This thesis placed families at the heart of the research process to develop an understanding of maternal imprisonment that is grounded in the accounts of family members. Estimates suggest 18,000 children are separated from their mothers every year in England and Wales because of maternal imprisonment. Yet there is a paucity of knowledge about these particular family circumstances in academic research, policy and society. The study examines the historical relationship between women and crime, normative assumptions around ‘good mothering’ and takes a critical, family-centred look at the theoretical, policy and penal landscape. A qualitative research approach was chosen for the empirical part of the study, guided by the valuable insights I acquired during a six month placement in a women’s prison. In-depth semi-structured interviews were conducted with 30 families experiencing maternal imprisonment, comprised of two cohorts; convicted mothers, and family members known as caregivers, who were looking after a child whose mother had been imprisoned. The interviews explored the families’ domestic, social, economic and relational circumstances prior to, and during, the mothers’ sentences. This involved a critical examination of their thoughts and experiences of sustaining contact using prison processes; such as visitation. The findings contribute new and important insights into how the mother’s prison sentence had affected the everyday practices, identities, roles and responsibilities of several family members. Although being in prison automatically interferes with family life and motherhood, these findings demonstrate how this was exacerbated by inadequate facilities and provisions in prisons, which failed to support the maintenance of meaningful family relationships. Marked differences were identified between policy rhetoric that pledged support for family ties, and the accessibility of sustaining these relationships in practice. The findings demonstrate how maternal imprisonment cannot be seen in isolation from family life, and recommendations informed by the families’ experiences are proposed.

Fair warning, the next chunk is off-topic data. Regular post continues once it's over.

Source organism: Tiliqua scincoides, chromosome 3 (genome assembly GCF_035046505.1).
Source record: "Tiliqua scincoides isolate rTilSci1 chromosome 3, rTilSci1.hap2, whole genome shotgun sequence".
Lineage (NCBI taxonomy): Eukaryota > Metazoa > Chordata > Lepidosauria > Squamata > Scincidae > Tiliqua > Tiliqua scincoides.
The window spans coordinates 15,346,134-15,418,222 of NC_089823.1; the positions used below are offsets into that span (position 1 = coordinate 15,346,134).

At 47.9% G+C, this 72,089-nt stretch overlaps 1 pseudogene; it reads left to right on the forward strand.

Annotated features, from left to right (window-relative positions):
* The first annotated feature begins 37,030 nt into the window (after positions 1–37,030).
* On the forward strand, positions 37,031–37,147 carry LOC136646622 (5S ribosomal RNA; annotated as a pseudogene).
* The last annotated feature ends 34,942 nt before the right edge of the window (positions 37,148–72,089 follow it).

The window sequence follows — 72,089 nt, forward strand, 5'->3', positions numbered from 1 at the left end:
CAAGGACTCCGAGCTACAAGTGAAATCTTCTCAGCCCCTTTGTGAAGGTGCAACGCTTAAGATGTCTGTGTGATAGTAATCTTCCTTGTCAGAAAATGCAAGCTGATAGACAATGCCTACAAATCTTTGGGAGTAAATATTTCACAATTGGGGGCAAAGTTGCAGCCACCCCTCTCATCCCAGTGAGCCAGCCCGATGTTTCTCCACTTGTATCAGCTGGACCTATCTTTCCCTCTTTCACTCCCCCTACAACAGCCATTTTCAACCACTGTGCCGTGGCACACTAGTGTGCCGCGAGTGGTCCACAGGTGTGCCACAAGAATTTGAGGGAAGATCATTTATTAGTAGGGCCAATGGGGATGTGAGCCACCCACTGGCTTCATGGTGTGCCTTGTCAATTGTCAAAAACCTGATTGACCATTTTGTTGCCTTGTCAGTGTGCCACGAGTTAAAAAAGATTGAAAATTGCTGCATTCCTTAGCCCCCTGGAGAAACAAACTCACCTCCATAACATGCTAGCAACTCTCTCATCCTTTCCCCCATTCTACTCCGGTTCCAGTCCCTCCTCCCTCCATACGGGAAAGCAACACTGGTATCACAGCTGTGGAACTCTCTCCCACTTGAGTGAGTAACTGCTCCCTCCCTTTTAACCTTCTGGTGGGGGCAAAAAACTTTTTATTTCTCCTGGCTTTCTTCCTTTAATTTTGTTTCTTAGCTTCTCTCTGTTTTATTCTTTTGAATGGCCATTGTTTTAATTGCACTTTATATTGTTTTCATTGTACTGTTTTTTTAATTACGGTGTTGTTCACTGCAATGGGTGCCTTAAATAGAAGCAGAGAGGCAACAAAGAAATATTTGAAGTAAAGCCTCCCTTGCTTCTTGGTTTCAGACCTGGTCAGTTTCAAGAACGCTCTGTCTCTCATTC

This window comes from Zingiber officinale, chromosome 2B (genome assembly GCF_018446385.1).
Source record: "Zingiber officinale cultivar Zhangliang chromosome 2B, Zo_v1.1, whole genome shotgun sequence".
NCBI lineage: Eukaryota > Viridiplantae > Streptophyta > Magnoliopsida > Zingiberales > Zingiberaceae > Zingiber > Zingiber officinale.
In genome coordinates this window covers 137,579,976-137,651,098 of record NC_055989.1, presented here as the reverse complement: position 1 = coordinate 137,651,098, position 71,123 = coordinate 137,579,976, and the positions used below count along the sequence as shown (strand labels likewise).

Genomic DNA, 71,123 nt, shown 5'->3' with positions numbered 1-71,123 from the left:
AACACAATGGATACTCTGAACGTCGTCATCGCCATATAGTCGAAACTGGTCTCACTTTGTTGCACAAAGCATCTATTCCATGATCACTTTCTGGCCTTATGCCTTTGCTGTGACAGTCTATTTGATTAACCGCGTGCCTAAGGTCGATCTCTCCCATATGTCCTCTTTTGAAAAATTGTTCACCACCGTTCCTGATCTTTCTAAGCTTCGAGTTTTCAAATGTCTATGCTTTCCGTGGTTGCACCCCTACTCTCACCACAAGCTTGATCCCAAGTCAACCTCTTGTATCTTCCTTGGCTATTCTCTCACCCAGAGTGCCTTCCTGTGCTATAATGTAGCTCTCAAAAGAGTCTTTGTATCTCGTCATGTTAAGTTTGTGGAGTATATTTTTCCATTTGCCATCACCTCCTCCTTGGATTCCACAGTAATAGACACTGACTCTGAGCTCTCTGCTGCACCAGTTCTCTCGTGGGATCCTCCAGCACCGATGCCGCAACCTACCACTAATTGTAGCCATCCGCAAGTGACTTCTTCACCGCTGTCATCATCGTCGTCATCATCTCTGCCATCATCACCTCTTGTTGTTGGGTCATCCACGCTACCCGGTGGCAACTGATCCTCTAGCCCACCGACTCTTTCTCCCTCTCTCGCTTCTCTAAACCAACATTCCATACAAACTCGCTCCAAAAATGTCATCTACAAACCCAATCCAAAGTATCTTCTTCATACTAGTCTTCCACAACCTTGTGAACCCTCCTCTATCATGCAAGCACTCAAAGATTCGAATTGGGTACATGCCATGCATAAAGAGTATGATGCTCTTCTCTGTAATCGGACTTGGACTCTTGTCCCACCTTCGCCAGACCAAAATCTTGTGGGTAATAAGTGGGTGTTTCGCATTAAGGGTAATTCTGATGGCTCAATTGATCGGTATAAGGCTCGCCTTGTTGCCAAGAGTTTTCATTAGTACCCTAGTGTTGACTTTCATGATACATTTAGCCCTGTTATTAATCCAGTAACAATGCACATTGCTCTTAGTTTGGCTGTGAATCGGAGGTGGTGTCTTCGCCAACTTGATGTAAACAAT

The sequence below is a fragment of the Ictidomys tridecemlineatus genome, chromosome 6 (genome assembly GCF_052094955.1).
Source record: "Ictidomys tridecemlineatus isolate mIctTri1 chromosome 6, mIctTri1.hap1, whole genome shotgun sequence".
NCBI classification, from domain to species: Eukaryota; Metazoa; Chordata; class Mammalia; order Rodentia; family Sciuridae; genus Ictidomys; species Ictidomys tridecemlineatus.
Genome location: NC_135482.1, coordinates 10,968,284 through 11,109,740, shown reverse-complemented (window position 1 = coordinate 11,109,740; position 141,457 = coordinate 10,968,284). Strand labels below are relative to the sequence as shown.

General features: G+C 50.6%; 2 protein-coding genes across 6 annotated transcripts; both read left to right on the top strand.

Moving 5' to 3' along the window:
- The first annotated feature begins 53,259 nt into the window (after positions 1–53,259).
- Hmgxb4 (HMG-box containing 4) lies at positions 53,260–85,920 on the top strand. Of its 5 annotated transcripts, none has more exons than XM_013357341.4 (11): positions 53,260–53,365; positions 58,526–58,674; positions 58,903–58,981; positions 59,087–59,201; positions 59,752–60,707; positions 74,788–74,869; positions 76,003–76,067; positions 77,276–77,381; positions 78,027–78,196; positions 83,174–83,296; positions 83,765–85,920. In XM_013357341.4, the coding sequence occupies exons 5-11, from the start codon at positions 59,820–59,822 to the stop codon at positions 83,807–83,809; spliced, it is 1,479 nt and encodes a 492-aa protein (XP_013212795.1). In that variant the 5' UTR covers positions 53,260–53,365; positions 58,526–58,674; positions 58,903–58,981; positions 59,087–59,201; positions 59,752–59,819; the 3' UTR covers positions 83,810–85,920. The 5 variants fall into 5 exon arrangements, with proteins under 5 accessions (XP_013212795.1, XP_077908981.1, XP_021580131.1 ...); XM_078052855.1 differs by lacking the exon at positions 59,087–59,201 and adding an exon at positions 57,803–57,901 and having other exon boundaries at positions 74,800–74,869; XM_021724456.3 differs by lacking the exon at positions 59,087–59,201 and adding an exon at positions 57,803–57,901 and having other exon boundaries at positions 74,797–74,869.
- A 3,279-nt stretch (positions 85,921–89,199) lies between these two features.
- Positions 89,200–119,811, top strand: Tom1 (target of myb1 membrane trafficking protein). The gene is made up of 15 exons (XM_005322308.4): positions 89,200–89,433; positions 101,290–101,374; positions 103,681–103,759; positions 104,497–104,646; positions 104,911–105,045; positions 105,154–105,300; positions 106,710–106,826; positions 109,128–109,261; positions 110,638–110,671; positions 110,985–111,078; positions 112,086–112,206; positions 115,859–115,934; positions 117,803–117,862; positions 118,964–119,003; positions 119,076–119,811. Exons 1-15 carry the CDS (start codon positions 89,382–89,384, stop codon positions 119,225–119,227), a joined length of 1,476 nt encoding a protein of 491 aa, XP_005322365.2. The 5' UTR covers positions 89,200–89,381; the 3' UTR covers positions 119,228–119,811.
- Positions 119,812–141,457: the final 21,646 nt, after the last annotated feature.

|Date of Award||7 Aug 2017|
|Supervisor||Tess Ridge (Supervisor) & Jeremy Dixon (Supervisor)|